5. Efficiency—the certification program should address multiple compliance and best-practice requirements while supporting the consistent reporting of controls—tailored and mapped to each compliance requirement. This allows for coherent reporting options across multiple standards, regulations and frameworks—from a single assessment. In turn, organizations can therefore assess their security posture once and provide the resulting report to multiple customers and vendors. In this regard, the assessment process reduces the inefficiencies and costs associated with conducting multiple security assessments requested by customers and vendors.
6. Reliability—security certification programs must provide a high degree of assurance for relying parties such as internal stakeholders (auditors, management, Board of Directors) and external stakeholders (customers, business partners, vendors and regulators). The certification program should also rely on assessments conducted by independent assessors, which are then reviewed by the certifying organization. This two-step validation process ensures the reliability and overall quality of security control assessments across major standards, regulations, and other frameworks.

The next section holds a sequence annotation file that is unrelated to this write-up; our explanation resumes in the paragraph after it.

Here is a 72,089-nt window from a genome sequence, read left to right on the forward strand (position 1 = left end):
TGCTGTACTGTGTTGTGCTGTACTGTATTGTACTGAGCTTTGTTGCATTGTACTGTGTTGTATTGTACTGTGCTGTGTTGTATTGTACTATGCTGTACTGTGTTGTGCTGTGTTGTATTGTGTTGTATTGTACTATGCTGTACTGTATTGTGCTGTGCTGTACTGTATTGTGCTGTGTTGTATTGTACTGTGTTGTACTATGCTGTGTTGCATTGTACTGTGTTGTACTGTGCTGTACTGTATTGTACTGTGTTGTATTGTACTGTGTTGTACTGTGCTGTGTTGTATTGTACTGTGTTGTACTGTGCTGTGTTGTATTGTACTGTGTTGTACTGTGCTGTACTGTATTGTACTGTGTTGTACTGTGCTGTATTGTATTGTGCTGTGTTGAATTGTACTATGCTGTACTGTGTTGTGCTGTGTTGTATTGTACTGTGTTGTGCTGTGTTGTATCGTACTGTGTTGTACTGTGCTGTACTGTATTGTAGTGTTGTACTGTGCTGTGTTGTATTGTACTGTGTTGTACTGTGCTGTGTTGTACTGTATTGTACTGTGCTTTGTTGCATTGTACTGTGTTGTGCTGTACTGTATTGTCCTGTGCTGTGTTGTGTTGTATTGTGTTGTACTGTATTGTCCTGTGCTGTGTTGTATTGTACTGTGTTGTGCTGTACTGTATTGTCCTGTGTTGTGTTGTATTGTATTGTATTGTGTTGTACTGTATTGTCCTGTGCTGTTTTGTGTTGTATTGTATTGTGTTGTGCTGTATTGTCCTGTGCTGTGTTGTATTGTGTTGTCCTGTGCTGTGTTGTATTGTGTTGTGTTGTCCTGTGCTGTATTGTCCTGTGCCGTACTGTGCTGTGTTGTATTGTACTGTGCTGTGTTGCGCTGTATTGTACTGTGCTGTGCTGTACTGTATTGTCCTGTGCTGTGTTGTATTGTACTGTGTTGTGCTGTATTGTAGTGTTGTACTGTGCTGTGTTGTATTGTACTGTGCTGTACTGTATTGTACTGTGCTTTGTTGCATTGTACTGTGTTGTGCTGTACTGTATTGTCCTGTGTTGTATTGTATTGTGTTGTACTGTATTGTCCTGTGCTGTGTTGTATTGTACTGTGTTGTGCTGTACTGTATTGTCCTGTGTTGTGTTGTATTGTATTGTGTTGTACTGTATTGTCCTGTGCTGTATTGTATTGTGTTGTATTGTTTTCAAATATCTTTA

Organizations that administer IT security and compliance assessments and aspire to build all of these attributes into their certification programs must also continuously evaluate areas of security that organizations can improve upon. By using a methodology to review certification outcomes and incorporate feedback throughout the process—including framework control guidance, assurance requirements, assessor requirements, and training requirements—certification organizations can quickly update any and all pieces of the process.
Streamlined Compliance Creates More Time for Customers